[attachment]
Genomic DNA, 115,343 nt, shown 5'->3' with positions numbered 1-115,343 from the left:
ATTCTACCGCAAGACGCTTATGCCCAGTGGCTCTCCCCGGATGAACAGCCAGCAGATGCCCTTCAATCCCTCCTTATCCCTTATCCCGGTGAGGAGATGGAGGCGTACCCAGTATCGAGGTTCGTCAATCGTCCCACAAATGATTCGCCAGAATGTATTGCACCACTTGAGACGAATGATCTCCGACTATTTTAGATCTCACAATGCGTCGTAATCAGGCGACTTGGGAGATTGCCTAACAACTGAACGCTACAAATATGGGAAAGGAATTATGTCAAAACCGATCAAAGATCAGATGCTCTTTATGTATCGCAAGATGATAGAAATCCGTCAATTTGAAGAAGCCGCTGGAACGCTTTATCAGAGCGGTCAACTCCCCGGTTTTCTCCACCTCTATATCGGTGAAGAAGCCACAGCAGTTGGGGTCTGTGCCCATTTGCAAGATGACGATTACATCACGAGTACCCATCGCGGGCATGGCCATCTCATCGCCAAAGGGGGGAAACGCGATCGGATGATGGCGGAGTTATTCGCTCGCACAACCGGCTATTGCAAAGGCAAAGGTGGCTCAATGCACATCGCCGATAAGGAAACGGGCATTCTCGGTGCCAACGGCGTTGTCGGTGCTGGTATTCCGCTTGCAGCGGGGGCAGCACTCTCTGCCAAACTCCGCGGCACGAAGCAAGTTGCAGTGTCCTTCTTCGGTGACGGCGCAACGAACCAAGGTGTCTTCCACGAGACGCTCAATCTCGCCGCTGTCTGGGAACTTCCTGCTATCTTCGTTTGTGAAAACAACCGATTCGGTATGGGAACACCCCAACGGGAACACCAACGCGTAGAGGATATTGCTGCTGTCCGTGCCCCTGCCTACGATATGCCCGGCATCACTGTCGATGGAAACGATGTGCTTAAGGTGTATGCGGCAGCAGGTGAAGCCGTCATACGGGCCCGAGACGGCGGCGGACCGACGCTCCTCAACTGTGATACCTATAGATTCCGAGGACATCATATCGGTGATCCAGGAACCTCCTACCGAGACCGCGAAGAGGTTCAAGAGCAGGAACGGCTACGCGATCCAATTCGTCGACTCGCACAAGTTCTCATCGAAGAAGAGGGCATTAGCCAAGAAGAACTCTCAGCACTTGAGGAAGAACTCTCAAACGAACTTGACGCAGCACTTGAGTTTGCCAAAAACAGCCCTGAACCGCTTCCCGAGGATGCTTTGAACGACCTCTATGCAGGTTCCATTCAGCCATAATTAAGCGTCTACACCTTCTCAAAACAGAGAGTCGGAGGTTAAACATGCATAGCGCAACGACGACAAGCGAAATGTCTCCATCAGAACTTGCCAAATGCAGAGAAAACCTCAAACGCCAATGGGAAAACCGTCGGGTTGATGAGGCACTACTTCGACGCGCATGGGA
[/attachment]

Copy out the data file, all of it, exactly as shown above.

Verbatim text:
Genomic DNA, 115,343 nt, shown 5'->3' with positions numbered 1-115,343 from the left:
ATTCTACCGCAAGACGCTTATGCCCAGTGGCTCTCCCCGGATGAACAGCCAGCAGATGCCCTTCAATCCCTCCTTATCCCTTATCCCGGTGAGGAGATGGAGGCGTACCCAGTATCGAGGTTCGTCAATCGTCCCACAAATGATTCGCCAGAATGTATTGCACCACTTGAGACGAATGATCTCCGACTATTTTAGATCTCACAATGCGTCGTAATCAGGCGACTTGGGAGATTGCCTAACAACTGAACGCTACAAATATGGGAAAGGAATTATGTCAAAACCGATCAAAGATCAGATGCTCTTTATGTATCGCAAGATGATAGAAATCCGTCAATTTGAAGAAGCCGCTGGAACGCTTTATCAGAGCGGTCAACTCCCCGGTTTTCTCCACCTCTATATCGGTGAAGAAGCCACAGCAGTTGGGGTCTGTGCCCATTTGCAAGATGACGATTACATCACGAGTACCCATCGCGGGCATGGCCATCTCATCGCCAAAGGGGGGAAACGCGATCGGATGATGGCGGAGTTATTCGCTCGCACAACCGGCTATTGCAAAGGCAAAGGTGGCTCAATGCACATCGCCGATAAGGAAACGGGCATTCTCGGTGCCAACGGCGTTGTCGGTGCTGGTATTCCGCTTGCAGCGGGGGCAGCACTCTCTGCCAAACTCCGCGGCACGAAGCAAGTTGCAGTGTCCTTCTTCGGTGACGGCGCAACGAACCAAGGTGTCTTCCACGAGACGCTCAATCTCGCCGCTGTCTGGGAACTTCCTGCTATCTTCGTTTGTGAAAACAACCGATTCGGTATGGGAACACCCCAACGGGAACACCAACGCGTAGAGGATATTGCTGCTGTCCGTGCCCCTGCCTACGATATGCCCGGCATCACTGTCGATGGAAACGATGTGCTTAAGGTGTATGCGGCAGCAGGTGAAGCCGTCATACGGGCCCGAGACGGCGGCGGACCGACGCTCCTCAACTGTGATACCTATAGATTCCGAGGACATCATATCGGTGATCCAGGAACCTCCTACCGAGACCGCGAAGAGGTTCAAGAGCAGGAACGGCTACGCGATCCAATTCGTCGACTCGCACAAGTTCTCATCGAAGAAGAGGGCATTAGCCAAGAAGAACTCTCAGCACTTGAGGAAGAACTCTCAAACGAACTTGACGCAGCACTTGAGTTTGCCAAAAACAGCCCTGAACCGCTTCCCGAGGATGCTTTGAACGACCTCTATGCAGGTTCCATTCAGCCATAATTAAGCGTCTACACCTTCTCAAAACAGAGAGTCGGAGGTTAAACATGCATAGCGCAACGACGACAAGCGAAATGTCTCCATCAGAACTTGCCAAATGCAGAGAAAACCTCAAACGCCAATGGGAAAACCGTCGGGTTGATGAGGCACTACTTCGACGCGCATGGGA